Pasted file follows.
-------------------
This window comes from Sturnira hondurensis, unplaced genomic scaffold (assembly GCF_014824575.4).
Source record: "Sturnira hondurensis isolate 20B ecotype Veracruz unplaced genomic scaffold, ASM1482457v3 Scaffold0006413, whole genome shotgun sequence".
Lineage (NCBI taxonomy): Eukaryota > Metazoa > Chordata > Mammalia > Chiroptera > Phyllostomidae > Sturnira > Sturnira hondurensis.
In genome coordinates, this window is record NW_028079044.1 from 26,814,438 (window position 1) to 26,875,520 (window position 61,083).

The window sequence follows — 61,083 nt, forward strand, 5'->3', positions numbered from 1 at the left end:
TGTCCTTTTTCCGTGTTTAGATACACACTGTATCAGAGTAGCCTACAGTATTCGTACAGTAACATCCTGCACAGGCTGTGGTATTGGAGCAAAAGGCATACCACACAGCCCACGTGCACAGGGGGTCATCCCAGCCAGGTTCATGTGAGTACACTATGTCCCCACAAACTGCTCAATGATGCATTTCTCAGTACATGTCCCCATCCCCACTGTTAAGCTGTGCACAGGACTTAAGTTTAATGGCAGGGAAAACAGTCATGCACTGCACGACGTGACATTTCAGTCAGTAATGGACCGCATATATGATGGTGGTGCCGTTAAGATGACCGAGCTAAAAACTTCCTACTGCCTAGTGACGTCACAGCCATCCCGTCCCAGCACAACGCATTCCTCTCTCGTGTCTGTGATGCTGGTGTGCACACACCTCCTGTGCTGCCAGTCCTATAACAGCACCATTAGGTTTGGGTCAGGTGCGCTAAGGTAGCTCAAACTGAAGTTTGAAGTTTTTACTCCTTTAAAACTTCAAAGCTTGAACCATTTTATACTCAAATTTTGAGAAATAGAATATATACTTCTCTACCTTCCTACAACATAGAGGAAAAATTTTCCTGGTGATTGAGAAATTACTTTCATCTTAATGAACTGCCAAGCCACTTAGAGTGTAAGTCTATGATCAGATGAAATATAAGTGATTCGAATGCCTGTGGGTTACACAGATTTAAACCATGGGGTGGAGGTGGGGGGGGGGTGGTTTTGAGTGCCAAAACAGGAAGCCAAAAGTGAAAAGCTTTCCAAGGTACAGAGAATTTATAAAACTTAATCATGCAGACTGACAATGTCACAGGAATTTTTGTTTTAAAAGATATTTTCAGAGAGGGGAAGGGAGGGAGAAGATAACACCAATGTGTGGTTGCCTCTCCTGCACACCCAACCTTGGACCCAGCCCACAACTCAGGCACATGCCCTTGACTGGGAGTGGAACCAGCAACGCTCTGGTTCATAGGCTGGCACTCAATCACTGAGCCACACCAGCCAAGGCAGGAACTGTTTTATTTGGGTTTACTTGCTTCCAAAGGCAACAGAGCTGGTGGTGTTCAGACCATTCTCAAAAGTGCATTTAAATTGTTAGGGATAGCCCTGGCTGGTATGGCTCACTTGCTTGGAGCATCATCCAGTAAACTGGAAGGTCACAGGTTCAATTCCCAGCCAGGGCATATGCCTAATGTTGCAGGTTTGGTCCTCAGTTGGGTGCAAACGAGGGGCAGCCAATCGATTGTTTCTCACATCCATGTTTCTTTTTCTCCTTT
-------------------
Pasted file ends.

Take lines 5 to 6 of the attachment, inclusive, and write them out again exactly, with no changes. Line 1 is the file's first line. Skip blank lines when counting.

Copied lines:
The window sequence follows — 61,083 nt, forward strand, 5'->3', positions numbered from 1 at the left end:
TGTCCTTTTTCCGTGTTTAGATACACACTGTATCAGAGTAGCCTACAGTATTCGTACAGTAACATCCTGCACAGGCTGTGGTATTGGAGCAAAAGGCATACCACACAGCCCACGTGCACAGGGGGTCATCCCAGCCAGGTTCATGTGAGTACACTATGTCCCCACAAACTGCTCAATGATGCATTTCTCAGTACATGTCCCCATCCCCACTGTTAAGCTGTGCACAGGACTTAAGTTTAATGGCAGGGAAAACAGTCATGCACTGCACGACGTGACATTTCAGTCAGTAATGGACCGCATATATGATGGTGGTGCCGTTAAGATGACCGAGCTAAAAACTTCCTACTGCCTAGTGACGTCACAGCCATCCCGTCCCAGCACAACGCATTCCTCTCTCGTGTCTGTGATGCTGGTGTGCACACACCTCCTGTGCTGCCAGTCCTATAACAGCACCATTAGGTTTGGGTCAGGTGCGCTAAGGTAGCTCAAACTGAAGTTTGAAGTTTTTACTCCTTTAAAACTTCAAAGCTTGAACCATTTTATACTCAAATTTTGAGAAATAGAATATATACTTCTCTACCTTCCTACAACATAGAGGAAAAATTTTCCTGGTGATTGAGAAATTACTTTCATCTTAATGAACTGCCAAGCCACTTAGAGTGTAAGTCTATGATCAGATGAAATATAAGTGATTCGAATGCCTGTGGGTTACACAGATTTAAACCATGGGGTGGAGGTGGGGGGGGGGTGGTTTTGAGTGCCAAAACAGGAAGCCAAAAGTGAAAAGCTTTCCAAGGTACAGAGAATTTATAAAACTTAATCATGCAGACTGACAATGTCACAGGAATTTTTGTTTTAAAAGATATTTTCAGAGAGGGGAAGGGAGGGAGAAGATAACACCAATGTGTGGTTGCCTCTCCTGCACACCCAACCTTGGACCCAGCCCACAACTCAGGCACATGCCCTTGACTGGGAGTGGAACCAGCAACGCTCTGGTTCATAGGCTGGCACTCAATCACTGAGCCACACCAGCCAAGGCAGGAACTGTTTTATTTGGGTTTACTTGCTTCCAAAGGCAACAGAGCTGGTGGTGTTCAGACCATTCTCAAAAGTGCATTTAAATTGTTAGGGATAGCCCTGGCTGGTATGGCTCACTTGCTTGGAGCATCATCCAGTAAACTGGAAGGTCACAGGTTCAATTCCCAGCCAGGGCATATGCCTAATGTTGCAGGTTTGGTCCTCAGTTGGGTGCAAACGAGGGGCAGCCAATCGATTGTTTCTCACATCCATGTTTCTTTTTCTCCTTT